The album picks up in energy with ‘The Water’s Wide’ where Church echoes the album’s essence singing “I don’t wanna leave here now/Now that I’ve found my legs somehow,” channeling the comfort we hear in his effortless crone as it skips along the jumble of punk-inspired screeches, instrumentals, and quick percussion. The folk vibe of ‘White Woods’ recall Sea Wolf’s Leaves in the River while the baritone and soprano backing vocals plus the jambalaya of instruments make this track sound like a cleaner Arcade Fire song but the fun stops in the next ‘Whatever You Say, Say Nothing’ where Church’s vocals sound pungently sad, like those of an inexplicably more depressed Elliot Smith, with only rain sounds and soft guitar to enhance it. However, the last song “Visions” makes up for the loss of production value in the previous song. With a flow of string led instrumentals to lead us out as they led us in, a beat breaks out of melancholy and hopeful sounds that results in a thrash of finale-fitting grooves.

Sea Wolf’s regression towards a simpler acoustic sound should appeal to the crafted tastes of his longtime listeners while inviting new ones to discover him in folky glory. Song Spells No.1: Cedarsmoke is available on streaming sites like Spotify as well as the project’s site for a “pay-what-you-want” digital download. So get the first of this album series and follow Sea Wolf as the artist attempts to entrance you with more of his song spells…7.5/10

‘The Water’s Wide’

Rodrigo Amarante: Cavalo

Rodrigo Amarante: Cavalo  This is the sort of homelessness I’ve feared since I was small. I had nightmares of being entrapped under miles of pipe, of being stuck in coaches that moved of their own accord and took me too far away to ever return. Apparently, Rodrigo Amarante doesn’t have these childish fears; he takes them in his hands, whittles them and blows his notes through. On Cavalo, astride his own lyrical cavalo, he thrusts himself into the beds of dead seas and trawls deserts on the moon, an alternately peaceful and burdensome isolation, much as he described in his press release:

When I finally arrived back in Rio no longer a child and with an accent three times tampered, I realized that my home town was mine only because I had invented it, its memory a dream of smells and hope that didn’t exist in space, maybe in time. I discovered myself a stranger…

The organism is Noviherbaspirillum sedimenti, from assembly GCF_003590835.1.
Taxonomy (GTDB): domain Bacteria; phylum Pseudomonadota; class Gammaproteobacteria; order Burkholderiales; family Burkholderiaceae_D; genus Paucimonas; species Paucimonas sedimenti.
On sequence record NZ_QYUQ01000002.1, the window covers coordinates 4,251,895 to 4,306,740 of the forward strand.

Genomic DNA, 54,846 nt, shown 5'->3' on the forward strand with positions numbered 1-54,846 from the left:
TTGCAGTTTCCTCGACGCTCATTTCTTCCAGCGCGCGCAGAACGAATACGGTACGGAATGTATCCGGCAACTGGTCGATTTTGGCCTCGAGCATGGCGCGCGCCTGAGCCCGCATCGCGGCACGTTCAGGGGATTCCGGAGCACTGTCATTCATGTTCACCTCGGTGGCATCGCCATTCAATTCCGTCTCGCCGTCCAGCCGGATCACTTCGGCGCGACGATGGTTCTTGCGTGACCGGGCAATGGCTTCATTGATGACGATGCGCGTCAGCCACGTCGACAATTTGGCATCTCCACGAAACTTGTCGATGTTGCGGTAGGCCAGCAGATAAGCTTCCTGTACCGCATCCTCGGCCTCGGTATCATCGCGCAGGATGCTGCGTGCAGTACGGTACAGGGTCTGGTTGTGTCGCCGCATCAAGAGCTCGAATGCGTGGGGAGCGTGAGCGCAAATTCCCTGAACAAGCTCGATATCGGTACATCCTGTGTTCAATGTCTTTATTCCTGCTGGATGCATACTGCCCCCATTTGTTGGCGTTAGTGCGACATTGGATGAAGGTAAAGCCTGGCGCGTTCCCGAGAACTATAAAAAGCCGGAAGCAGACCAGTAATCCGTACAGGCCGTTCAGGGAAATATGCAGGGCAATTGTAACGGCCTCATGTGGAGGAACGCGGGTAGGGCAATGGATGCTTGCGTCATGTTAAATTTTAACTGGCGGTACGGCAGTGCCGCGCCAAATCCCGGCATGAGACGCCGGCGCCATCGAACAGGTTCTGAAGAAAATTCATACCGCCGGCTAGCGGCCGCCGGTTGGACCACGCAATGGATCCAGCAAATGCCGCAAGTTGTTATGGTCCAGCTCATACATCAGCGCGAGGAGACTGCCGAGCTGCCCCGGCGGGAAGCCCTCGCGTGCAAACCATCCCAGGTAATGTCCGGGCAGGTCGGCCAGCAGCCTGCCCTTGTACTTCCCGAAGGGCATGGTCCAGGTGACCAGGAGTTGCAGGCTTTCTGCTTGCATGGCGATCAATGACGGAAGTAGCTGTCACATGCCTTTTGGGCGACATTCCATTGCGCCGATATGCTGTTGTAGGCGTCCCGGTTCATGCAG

If you’d ever felt Devendra Banhart was a bit too disingenuous with his ironic freak folk, perhaps Amarante’s muted melodies and stunted notes are more your thing. Here is a map carved with the sincerity of one man’s wandering mind.

Cavalo is a gorgeous Latin-folk record, just as concise and sparse as Amarante intended and with just the right amount of accent, never taking focus away from his leathery drifter’s voice. The tracks are mostly sombre odes to blue moons, girls in villages untouched by time and other such G. G. Marquez melancholics, but throughout, even when it isn’t there, is the clop-clop of Amarante’s little cavalo topping the hills. The second half of the record settles into this traveler’s mindset, while the first half is a bit more playful with its timbres. On the whole, though, I could listen to his voice for hours. It’s got the kind of wrinkles that just seethe story and gravitas, like an old ambassador’s face.

The liveliness of Cavalo‘s first half is the initial elation at leaving home: he supplements his spidery acoustic plucks on ‘Mom Nom’ with tuba drones that paint the rising sun to the dawn created by his guitar and croonings, and ‘Hourglass’ is a surprise funk-pop number where he channels Julian Casablancas amidst the hornet twang of electric organ and a mischievous bass. ‘Mana’ follows with similar festivity, spry basslines and hoof-on-cobblestone percussion  you can just see him lowing to the maids tending fields of banana, though not to any one particular girl, but with the elation of simply being incensed.

Track six, ‘Fall Asleep’, inaugurates the deeply pensive second half in which he leaves the familiar haunts behind, and attempts to sustain himself on memories in increasingly strange and provoking mental spaces, like the wall of sea evoked by piano in this track. The title track, ‘Cavalo’, is a near-wordless trudge through landscapes bearing Dali’s sodden timepieces and made suffocatingly humid with the reverberating effects and production. If I haven’t communicated it already, this half gets emotionally harrowing, though always with a sense of freedom, and the ability to move on and out from these howling moors.